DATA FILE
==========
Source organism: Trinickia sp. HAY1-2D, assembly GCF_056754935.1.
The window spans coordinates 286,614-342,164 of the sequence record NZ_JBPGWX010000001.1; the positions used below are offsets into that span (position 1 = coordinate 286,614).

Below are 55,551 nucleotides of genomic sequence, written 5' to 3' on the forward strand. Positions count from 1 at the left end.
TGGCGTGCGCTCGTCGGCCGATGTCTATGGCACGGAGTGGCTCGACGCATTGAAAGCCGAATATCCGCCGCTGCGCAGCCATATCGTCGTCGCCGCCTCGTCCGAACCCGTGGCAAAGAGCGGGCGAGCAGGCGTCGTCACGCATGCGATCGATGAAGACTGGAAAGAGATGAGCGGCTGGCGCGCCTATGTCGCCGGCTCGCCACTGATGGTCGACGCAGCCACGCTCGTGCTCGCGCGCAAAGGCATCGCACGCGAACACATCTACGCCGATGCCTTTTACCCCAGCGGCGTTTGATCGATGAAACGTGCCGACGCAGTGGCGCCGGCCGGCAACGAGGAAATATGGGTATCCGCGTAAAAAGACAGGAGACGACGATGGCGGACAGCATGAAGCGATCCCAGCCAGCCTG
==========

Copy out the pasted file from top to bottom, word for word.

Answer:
Source organism: Trinickia sp. HAY1-2D, assembly GCF_056754935.1.
The window spans coordinates 286,614-342,164 of the sequence record NZ_JBPGWX010000001.1; the positions used below are offsets into that span (position 1 = coordinate 286,614).

Below are 55,551 nucleotides of genomic sequence, written 5' to 3' on the forward strand. Positions count from 1 at the left end.
TGGCGTGCGCTCGTCGGCCGATGTCTATGGCACGGAGTGGCTCGACGCATTGAAAGCCGAATATCCGCCGCTGCGCAGCCATATCGTCGTCGCCGCCTCGTCCGAACCCGTGGCAAAGAGCGGGCGAGCAGGCGTCGTCACGCATGCGATCGATGAAGACTGGAAAGAGATGAGCGGCTGGCGCGCCTATGTCGCCGGCTCGCCACTGATGGTCGACGCAGCCACGCTCGTGCTCGCGCGCAAAGGCATCGCACGCGAACACATCTACGCCGATGCCTTTTACCCCAGCGGCGTTTGATCGATGAAACGTGCCGACGCAGTGGCGCCGGCCGGCAACGAGGAAATATGGGTATCCGCGTAAAAAGACAGGAGACGACGATGGCGGACAGCATGAAGCGATCCCAGCCAGCCTG